O Canada, au Québec
by Nathaniel Hunt, French and Russian:-
If you reduce all that Canada is into two adjectives, it is unfathomably big and unquestionably beautiful. Flying into Montreal from the UK in late June, both of these truths became evidently clear from my viewpoint thirty thousand feet up. While the entirety of the British Isles had passed like a blur, for what seemed like hours our trajectory traced the blue sliver of the Saint Lawrence river far below, peppered with the white sails of yachts plying its waters and framed by the majestic Laurentides as far as the horizon. A month later and my admiration for this country, with its myriad of lakes and peaks, unabated nature, and buzzing metropoleis, has only grown more and more.
But I am not in Canada.
On a farm in the tree-covered foothills of the Laurentian mountains, half-way between Montréal and the ski resort of Mont-Tremblant, and firmly in Francophone territory, I declared to Juliette, a girl I was working with that I had fallen in love with Canada. As far as I was aware, I had. Yet instead of the expected smile and nod of agreement over what I considered an infallible truth, she stopped and stared at me in disbelief. “But its not Canada that you’re falling in love with, its Québec.”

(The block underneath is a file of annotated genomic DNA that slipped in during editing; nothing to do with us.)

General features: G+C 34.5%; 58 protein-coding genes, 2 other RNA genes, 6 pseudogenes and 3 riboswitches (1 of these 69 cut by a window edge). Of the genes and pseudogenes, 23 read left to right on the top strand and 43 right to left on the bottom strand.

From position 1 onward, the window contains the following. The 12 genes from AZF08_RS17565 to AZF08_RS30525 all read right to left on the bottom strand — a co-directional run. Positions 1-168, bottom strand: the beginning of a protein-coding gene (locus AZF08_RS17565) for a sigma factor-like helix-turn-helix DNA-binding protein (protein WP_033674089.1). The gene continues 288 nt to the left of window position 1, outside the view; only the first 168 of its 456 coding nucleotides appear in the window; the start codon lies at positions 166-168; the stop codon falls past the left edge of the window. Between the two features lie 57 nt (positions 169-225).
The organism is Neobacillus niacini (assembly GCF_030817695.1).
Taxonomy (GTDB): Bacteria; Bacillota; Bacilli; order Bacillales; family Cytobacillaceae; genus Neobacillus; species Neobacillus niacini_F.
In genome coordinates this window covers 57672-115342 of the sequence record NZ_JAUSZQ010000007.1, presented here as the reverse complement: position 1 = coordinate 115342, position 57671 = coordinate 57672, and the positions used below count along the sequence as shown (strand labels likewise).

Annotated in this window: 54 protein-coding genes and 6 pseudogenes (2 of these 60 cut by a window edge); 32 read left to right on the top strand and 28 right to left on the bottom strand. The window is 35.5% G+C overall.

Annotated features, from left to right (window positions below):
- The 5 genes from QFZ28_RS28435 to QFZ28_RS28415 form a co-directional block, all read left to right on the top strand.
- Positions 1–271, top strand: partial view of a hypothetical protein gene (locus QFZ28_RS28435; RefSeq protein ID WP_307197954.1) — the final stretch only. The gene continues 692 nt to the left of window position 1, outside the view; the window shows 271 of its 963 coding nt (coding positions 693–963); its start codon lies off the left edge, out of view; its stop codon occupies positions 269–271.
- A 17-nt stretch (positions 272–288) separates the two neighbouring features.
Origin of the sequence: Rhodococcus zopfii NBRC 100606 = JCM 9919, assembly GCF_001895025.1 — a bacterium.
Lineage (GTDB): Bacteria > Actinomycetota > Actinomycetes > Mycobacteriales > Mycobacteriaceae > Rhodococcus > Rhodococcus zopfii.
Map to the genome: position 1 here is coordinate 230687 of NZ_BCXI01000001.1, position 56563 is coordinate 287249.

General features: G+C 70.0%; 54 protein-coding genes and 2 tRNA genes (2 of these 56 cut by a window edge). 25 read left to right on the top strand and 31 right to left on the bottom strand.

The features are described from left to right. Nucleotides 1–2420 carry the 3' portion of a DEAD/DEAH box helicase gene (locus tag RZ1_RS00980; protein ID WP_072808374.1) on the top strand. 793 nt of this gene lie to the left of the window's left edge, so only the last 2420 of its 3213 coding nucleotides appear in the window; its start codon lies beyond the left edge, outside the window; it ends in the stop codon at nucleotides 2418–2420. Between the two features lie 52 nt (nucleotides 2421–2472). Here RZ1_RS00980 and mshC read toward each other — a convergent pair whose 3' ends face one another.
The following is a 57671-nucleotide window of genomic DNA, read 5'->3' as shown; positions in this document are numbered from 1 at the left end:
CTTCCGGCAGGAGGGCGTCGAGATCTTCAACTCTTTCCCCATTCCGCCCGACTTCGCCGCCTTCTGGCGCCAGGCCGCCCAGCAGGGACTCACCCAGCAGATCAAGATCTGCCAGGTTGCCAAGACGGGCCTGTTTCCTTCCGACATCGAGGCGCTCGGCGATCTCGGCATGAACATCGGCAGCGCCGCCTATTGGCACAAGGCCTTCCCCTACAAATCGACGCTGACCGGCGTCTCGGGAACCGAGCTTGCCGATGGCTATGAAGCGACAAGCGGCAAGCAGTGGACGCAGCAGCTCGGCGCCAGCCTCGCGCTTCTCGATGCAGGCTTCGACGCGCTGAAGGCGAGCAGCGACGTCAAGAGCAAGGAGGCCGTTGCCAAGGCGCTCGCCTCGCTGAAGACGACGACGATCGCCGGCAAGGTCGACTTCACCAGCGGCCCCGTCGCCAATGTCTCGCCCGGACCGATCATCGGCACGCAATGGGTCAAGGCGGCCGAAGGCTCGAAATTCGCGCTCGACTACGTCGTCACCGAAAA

Before crossing the Atlantic, I knew that the relationship between Québec and the rest of Canada was somewhat complicated. Canada is a bilingual country, but the only province with a majority population of native French speakers is Québec. This linguistic rift alone is sufficient to create a division between the two communities. Most Québécois can trace their family line back three or four generations, and often back further until their ancestors arrived from France itself. Proud and independent are the key words here – traits that have consistently caused Québec-Canada relations to fluctuate since the country was created in 1867. In 1995 the situation climaxed with the Québec sovereignty referendum; which saw voters reject independence by 50.58% to 49.42%, a margin of merely 60,000 votes.
Arriving in Québec, it is clear that the fiercely independent spirit that pushed for such a referendum twenty years ago has not abated. You would be forgiven for thinking that someone unable to speak French but fluent in English would have no trouble getting by in this part of bilingual Canada, but you’d be mistaken. Nowhere else in the country is signage solely in French, and while years of extra-provincial immigration has made Montréal a much more cosmopolitan and bilingual city, beyond this metropolis finding someone who is capable of speaking good English is more difficult. Finding someone who is happy to speak English is a whole different question. Nowhere else in the world, not even in France itself, is the KFC brand name translated to PFK (Poulet Frit à la Kentucky.)
While French-language signage is a practical necessity for the majority Francophone population, attitudes and convictions are more fickle and a much better demonstrator of public opinion. July 1st is celebrated each year as Canada’s take on July 4th, and Ottawa sees increasingly complex and expensive firework displays year on year to mark the occasion. Coming from the UK, where even St. Patrick’s Day is a huge deal in England, the fact that at my rural Laurentian farm on July 1st Canada Day wasn’t even mentioned until someone overheard an evening radio broadcast came as a shock. No one stirred. When I jokingly wished the group “Bonne Fête du Canada” the response was muffled grumbles and rolled eyes.